According to the Australian Financial Review, the consensus is that the RBA will pause in June, with only 9% of the market backing a rise. Recent data released by the ABS showed a slight increase in unemployment. This, coupled with the May rate hike, should see the labour market soften as supply and demand level out. When consumer prices recede, inflation will be returned to target. 

However, there are other views that the RBA is far from done with cash rate hikes. In speaking with the members of parliament economics committee earlier this week, many suggested that Governor Philip Lowe is “not that confident” that the cash rate has reached its peak, emphasising that the RBA will do what needs to be done to tame this lingering inflation. 

Investors taking advantage of higher yields and lower risk 

This week the Financial Times reported a significant market shift in investor sentiment towards the fixed income market. According to the Times, Morningstar data showed that although $332bn flowed out of the US market last year, more than $100bn has been invested in the four months to April.  

At the recent Milken Institute conference, the Times also heard from the global head of fixed income at Capital Group, Mike Gitlin, who predicts bond markets could benefit from this shift. “I think you’ll see $1tn flow back into the bond market in the next few years,” Gitlin said, “I think it’s coming and I think you’ll see it accelerate.” 

Comparing the recent influx of capital into fixed income, to the shift from actively managed funds to lower cost passive funds that track an index, investors are taking advantage of the higher-than-average yields as well as the passivity and predictability that bonds and fixed income investments bring in such strange economic times. 

In the investment space, market prices fluctuate based on the volume of buy and sell trades, which are often driven by investor sentiment. As the modern world is interconnected via global financial markets, corporations and debt, this means that when political issues arise abroad it can influence financial markets here at home.   

Equities; highly volatile and easily influenced 

In the case of the US debt-ceiling, the lack of progress in negotiations on how Biden and Congress will resolve the issue has seen the ASX drop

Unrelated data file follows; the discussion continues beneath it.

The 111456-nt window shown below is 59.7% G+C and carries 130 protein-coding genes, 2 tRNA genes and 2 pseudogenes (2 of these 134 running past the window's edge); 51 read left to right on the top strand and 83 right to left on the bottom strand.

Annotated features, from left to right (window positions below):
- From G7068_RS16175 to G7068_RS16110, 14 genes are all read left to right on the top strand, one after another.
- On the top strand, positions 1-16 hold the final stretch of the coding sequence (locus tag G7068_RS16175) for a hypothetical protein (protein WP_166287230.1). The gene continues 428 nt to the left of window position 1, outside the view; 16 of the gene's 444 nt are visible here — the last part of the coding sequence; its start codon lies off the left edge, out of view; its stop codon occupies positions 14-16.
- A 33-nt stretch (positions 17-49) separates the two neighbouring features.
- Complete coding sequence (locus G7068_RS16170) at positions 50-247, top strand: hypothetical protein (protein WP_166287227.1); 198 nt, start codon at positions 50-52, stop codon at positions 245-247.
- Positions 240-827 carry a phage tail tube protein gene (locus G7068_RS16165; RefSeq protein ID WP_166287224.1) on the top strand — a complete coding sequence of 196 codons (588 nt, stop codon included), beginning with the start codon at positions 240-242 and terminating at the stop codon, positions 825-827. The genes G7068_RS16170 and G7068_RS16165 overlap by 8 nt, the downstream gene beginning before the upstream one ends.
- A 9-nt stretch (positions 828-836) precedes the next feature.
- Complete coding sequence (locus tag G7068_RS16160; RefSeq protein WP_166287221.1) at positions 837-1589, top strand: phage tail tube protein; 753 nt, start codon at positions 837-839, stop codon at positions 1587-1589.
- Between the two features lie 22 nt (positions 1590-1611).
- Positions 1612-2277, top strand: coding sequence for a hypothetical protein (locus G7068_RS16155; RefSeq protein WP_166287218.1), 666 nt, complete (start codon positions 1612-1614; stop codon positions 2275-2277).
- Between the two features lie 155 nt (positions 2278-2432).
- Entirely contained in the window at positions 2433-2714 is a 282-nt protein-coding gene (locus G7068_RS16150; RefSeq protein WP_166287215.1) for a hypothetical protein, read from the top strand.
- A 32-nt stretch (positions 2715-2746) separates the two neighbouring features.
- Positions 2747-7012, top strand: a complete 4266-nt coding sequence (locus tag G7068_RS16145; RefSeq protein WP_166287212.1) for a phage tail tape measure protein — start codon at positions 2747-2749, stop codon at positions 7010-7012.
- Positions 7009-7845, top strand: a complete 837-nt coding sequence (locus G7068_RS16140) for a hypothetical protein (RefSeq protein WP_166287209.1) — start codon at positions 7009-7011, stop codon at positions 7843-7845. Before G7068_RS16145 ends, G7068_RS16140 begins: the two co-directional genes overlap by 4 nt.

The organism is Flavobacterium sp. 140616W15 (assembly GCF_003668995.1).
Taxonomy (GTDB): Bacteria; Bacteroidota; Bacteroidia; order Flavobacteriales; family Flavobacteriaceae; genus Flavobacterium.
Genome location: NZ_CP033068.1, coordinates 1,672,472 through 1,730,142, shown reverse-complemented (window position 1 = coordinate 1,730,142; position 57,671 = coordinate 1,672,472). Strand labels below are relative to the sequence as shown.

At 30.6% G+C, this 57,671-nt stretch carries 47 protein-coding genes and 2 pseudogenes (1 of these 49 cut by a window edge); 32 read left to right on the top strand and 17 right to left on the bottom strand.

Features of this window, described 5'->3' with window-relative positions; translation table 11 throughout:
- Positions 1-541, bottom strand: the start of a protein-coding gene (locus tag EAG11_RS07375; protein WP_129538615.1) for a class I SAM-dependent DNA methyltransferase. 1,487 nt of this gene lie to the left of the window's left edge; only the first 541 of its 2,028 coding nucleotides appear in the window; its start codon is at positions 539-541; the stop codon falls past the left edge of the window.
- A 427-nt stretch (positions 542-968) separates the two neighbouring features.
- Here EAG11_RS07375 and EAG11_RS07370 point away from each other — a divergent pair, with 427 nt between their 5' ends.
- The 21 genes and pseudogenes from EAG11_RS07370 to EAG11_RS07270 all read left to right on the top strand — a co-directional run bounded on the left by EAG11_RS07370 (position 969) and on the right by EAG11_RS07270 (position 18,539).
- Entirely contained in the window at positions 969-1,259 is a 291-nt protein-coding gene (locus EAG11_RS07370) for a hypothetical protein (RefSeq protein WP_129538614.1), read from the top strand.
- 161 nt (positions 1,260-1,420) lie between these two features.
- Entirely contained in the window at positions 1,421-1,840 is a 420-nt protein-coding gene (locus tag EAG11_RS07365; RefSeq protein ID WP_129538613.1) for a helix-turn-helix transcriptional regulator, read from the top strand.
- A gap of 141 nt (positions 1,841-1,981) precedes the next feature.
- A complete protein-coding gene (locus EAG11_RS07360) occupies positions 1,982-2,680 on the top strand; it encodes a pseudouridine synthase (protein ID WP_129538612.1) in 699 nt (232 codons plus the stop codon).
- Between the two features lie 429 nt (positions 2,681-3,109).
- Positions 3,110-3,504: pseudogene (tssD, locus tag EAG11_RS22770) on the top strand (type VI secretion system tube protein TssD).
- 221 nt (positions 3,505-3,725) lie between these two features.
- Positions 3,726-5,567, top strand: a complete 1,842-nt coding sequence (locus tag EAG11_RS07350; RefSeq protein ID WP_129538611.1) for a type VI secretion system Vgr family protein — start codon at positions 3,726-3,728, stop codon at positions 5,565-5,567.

Unlike equities, fixed income investments with set maturity dates have a set principal value, provide regular payments based on a fixed interest rate (also called a coupon rate), and return the principal paid at the maturity date in most scenarios.  

Although equity investors can be paid dividends by the company they have bought equities (shares) in, the majority of equity investors generate most of their returns from sell trades (capital gains), based on the market price of the equities (shares). 

As the value of equities fluctuates based on the volume of buy and sell trades, which are often driven by investor sentiment, this market is highly volatile. Further, as the modern world is interconnected via global financial markets, corporations and debt, this means that when political issues arise abroad it can influence financial markets here at home.  

Investors switching from equities to fixed income are capitalising on lower-risk, lower-return financial instruments like bonds, to “hedge their bets” in uncertain economic times, and provide some confidence in the return on their investments. 

What’s coming up: 

  • Today the ABS will release information on the Retail Trade, and the results of this report outlining consumer spending is likely to inform the RBA’s next rate decision. 
  • On Tuesday 30th May, the Australian Bureau of Statistics (ABS) will release Building Approvals data for April here, which will likely impact the RBA’s next decision. 
  • Next Wednesday 31st May at 9.30am, the RBA will appear before the Senate Economics Legislation Committee to discuss the budget estimates. You can watch it here. 

*Data accurate as at 26.5.2023